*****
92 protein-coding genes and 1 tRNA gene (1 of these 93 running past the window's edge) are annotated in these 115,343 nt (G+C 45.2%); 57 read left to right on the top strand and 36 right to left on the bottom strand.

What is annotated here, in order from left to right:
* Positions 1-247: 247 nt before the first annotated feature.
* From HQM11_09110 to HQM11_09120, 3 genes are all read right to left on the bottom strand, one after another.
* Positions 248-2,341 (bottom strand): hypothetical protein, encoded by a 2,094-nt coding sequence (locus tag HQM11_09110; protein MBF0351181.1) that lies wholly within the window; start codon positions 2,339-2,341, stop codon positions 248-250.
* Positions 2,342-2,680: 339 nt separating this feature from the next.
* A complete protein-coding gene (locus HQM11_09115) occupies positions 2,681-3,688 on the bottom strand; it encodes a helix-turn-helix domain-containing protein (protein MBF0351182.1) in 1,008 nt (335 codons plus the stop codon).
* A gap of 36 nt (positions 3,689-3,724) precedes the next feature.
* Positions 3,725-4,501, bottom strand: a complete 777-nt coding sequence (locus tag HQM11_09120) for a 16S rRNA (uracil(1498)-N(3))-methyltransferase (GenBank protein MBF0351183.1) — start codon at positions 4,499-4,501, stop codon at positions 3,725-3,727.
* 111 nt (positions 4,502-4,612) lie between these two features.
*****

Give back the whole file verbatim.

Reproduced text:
92 protein-coding genes and 1 tRNA gene (1 of these 93 running past the window's edge) are annotated in these 115,343 nt (G+C 45.2%); 57 read left to right on the top strand and 36 right to left on the bottom strand.

What is annotated here, in order from left to right:
* Positions 1-247: 247 nt before the first annotated feature.
* From HQM11_09110 to HQM11_09120, 3 genes are all read right to left on the bottom strand, one after another.
* Positions 248-2,341 (bottom strand): hypothetical protein, encoded by a 2,094-nt coding sequence (locus tag HQM11_09110; protein MBF0351181.1) that lies wholly within the window; start codon positions 2,339-2,341, stop codon positions 248-250.
* Positions 2,342-2,680: 339 nt separating this feature from the next.
* A complete protein-coding gene (locus HQM11_09115) occupies positions 2,681-3,688 on the bottom strand; it encodes a helix-turn-helix domain-containing protein (protein MBF0351182.1) in 1,008 nt (335 codons plus the stop codon).
* A gap of 36 nt (positions 3,689-3,724) precedes the next feature.
* Positions 3,725-4,501, bottom strand: a complete 777-nt coding sequence (locus tag HQM11_09120) for a 16S rRNA (uracil(1498)-N(3))-methyltransferase (GenBank protein MBF0351183.1) — start codon at positions 4,499-4,501, stop codon at positions 3,725-3,727.
* 111 nt (positions 4,502-4,612) lie between these two features.